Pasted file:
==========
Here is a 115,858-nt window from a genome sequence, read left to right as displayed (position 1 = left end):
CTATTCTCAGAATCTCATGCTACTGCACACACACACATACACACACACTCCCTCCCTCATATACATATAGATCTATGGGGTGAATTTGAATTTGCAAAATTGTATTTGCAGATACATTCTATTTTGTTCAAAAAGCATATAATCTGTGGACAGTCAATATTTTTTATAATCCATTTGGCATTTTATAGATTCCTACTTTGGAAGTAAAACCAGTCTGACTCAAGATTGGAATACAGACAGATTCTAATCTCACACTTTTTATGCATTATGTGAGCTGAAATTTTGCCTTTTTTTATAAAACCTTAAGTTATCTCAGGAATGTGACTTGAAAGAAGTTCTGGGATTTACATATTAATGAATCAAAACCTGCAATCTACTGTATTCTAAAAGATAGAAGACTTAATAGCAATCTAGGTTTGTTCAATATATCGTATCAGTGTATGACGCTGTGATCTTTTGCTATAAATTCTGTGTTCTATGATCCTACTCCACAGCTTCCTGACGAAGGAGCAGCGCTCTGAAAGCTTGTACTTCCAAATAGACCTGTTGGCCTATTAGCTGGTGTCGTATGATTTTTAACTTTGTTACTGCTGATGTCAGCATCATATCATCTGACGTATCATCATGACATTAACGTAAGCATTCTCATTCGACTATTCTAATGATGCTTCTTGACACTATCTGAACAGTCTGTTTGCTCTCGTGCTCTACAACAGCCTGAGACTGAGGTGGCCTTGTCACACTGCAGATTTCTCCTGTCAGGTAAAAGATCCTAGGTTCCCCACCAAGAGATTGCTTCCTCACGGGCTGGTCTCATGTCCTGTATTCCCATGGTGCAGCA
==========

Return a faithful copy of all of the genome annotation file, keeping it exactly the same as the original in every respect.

Here is a 115,858-nt window from a genome sequence, read left to right as displayed (position 1 = left end):
CTATTCTCAGAATCTCATGCTACTGCACACACACACATACACACACACTCCCTCCCTCATATACATATAGATCTATGGGGTGAATTTGAATTTGCAAAATTGTATTTGCAGATACATTCTATTTTGTTCAAAAAGCATATAATCTGTGGACAGTCAATATTTTTTATAATCCATTTGGCATTTTATAGATTCCTACTTTGGAAGTAAAACCAGTCTGACTCAAGATTGGAATACAGACAGATTCTAATCTCACACTTTTTATGCATTATGTGAGCTGAAATTTTGCCTTTTTTTATAAAACCTTAAGTTATCTCAGGAATGTGACTTGAAAGAAGTTCTGGGATTTACATATTAATGAATCAAAACCTGCAATCTACTGTATTCTAAAAGATAGAAGACTTAATAGCAATCTAGGTTTGTTCAATATATCGTATCAGTGTATGACGCTGTGATCTTTTGCTATAAATTCTGTGTTCTATGATCCTACTCCACAGCTTCCTGACGAAGGAGCAGCGCTCTGAAAGCTTGTACTTCCAAATAGACCTGTTGGCCTATTAGCTGGTGTCGTATGATTTTTAACTTTGTTACTGCTGATGTCAGCATCATATCATCTGACGTATCATCATGACATTAACGTAAGCATTCTCATTCGACTATTCTAATGATGCTTCTTGACACTATCTGAACAGTCTGTTTGCTCTCGTGCTCTACAACAGCCTGAGACTGAGGTGGCCTTGTCACACTGCAGATTTCTCCTGTCAGGTAAAAGATCCTAGGTTCCCCACCAAGAGATTGCTTCCTCACGGGCTGGTCTCATGTCCTGTATTCCCATGGTGCAGCA